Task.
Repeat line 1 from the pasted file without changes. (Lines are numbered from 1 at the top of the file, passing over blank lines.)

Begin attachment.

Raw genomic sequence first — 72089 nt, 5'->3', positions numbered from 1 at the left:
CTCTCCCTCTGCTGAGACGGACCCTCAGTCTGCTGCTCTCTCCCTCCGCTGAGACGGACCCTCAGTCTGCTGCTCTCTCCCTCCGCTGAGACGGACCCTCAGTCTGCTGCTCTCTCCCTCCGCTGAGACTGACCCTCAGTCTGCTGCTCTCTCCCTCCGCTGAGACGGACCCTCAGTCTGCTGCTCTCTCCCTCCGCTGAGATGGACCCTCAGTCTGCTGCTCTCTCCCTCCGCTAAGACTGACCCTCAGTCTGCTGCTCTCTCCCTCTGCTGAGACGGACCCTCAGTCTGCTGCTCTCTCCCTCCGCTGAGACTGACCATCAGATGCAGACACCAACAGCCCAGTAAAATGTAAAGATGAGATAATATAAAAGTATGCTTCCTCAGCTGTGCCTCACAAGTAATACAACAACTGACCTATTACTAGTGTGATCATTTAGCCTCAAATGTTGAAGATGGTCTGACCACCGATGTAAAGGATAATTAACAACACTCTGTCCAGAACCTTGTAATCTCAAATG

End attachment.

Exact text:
Raw genomic sequence first — 72089 nt, 5'->3', positions numbered from 1 at the left: